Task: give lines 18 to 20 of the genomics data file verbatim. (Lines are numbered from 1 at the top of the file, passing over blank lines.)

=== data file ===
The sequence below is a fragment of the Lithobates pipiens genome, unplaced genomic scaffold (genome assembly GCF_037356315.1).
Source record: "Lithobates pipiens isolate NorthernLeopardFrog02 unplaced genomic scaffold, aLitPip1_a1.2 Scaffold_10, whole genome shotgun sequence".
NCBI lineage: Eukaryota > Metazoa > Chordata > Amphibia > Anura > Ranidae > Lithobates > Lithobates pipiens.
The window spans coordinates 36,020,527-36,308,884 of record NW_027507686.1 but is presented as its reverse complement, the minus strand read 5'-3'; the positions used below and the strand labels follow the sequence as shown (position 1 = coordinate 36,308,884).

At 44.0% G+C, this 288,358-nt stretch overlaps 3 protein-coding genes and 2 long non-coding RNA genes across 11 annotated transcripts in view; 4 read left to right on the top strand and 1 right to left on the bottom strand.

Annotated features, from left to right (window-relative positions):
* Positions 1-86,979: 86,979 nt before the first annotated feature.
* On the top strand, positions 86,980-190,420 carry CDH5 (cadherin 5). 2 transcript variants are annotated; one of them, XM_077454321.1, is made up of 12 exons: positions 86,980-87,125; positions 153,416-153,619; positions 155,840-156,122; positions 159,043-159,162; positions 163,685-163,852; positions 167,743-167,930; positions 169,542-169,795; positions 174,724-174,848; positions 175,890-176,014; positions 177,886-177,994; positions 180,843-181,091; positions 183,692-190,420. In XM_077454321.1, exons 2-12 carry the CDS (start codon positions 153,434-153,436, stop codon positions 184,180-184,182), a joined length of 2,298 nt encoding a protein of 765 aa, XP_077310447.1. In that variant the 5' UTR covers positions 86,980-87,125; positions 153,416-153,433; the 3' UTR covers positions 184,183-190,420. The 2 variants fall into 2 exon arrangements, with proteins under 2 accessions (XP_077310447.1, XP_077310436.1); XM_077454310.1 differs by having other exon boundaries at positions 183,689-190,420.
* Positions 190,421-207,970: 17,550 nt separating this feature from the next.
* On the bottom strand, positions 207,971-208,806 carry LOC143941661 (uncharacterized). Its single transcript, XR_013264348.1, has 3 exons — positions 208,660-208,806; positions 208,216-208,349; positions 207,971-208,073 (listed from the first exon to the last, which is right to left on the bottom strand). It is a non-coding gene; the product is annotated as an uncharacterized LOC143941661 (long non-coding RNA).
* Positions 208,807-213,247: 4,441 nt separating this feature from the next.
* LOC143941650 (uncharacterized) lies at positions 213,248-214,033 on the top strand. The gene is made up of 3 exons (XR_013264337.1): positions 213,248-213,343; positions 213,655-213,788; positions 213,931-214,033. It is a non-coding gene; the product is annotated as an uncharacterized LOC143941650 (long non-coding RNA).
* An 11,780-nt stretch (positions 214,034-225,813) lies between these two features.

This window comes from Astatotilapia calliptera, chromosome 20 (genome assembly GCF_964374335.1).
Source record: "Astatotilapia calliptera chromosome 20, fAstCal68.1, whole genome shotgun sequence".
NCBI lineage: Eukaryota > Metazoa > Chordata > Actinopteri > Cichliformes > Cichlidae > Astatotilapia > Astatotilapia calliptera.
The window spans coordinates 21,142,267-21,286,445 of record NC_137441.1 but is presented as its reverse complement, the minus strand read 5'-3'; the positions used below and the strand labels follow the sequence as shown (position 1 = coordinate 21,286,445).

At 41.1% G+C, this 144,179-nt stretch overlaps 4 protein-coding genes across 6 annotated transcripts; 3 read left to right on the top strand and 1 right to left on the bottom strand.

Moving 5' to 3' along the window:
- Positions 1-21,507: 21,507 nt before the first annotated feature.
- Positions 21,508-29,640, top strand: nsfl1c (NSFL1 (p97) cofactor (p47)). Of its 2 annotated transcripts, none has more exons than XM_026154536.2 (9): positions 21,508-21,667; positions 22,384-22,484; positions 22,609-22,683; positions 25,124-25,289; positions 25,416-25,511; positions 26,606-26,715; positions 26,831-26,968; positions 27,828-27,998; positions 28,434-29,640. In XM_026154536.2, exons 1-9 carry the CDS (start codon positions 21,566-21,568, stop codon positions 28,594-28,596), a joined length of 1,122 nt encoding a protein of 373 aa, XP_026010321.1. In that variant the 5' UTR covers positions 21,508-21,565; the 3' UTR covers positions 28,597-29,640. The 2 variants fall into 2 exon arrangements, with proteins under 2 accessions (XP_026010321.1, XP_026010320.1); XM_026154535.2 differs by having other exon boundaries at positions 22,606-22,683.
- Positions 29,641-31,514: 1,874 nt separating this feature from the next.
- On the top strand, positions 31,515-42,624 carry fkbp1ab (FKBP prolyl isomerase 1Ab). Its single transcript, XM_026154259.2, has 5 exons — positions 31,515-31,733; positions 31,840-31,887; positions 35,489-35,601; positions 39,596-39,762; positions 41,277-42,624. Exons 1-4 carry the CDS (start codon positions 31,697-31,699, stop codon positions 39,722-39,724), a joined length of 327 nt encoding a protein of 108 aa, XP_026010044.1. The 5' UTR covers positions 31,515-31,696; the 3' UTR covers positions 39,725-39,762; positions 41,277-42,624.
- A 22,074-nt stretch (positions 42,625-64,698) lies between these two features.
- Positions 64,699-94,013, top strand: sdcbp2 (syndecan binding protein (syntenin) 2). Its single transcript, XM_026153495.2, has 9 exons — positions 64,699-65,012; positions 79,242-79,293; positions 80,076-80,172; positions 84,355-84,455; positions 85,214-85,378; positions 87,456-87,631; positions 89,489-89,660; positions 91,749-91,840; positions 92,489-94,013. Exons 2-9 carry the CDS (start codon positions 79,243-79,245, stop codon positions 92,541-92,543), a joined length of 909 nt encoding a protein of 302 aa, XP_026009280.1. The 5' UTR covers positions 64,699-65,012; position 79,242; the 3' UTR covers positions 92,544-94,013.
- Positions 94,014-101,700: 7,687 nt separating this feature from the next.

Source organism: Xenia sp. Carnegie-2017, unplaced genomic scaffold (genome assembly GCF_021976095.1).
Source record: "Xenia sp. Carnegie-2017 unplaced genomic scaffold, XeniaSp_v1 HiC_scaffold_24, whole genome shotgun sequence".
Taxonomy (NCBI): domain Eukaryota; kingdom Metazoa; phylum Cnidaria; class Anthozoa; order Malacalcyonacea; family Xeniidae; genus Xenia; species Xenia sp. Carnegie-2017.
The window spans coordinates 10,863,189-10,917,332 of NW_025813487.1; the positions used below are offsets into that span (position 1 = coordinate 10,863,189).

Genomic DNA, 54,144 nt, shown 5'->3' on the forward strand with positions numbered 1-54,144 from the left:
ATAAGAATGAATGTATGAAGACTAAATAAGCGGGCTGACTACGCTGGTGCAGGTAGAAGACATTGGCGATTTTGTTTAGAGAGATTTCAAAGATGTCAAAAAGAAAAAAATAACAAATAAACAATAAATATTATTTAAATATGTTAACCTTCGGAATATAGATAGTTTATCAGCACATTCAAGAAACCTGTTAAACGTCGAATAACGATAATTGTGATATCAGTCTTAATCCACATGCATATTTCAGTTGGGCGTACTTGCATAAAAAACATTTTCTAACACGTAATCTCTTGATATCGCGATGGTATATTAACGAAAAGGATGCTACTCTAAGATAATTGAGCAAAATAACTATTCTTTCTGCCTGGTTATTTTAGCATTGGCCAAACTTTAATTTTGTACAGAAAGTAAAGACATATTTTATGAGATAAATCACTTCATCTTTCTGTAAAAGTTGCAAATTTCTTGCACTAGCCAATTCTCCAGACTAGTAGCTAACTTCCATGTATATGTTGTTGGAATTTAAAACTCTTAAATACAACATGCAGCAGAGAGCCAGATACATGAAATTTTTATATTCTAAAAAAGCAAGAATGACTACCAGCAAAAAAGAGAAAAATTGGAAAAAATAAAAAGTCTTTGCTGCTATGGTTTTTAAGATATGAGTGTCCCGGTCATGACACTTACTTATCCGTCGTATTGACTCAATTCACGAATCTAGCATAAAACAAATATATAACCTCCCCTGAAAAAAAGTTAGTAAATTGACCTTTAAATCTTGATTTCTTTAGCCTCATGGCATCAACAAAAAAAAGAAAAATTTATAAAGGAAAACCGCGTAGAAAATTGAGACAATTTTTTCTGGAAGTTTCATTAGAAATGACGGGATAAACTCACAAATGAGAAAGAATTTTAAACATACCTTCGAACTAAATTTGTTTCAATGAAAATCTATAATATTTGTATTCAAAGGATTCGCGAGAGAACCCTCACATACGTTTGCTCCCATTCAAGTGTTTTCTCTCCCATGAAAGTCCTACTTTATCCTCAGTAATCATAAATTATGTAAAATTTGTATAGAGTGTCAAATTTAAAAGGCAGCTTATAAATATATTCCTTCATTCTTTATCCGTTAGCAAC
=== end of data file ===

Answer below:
At 41.1% G+C, this 144,179-nt stretch overlaps 4 protein-coding genes across 6 annotated transcripts; 3 read left to right on the top strand and 1 right to left on the bottom strand.

Moving 5' to 3' along the window:
- Positions 1-21,507: 21,507 nt before the first annotated feature.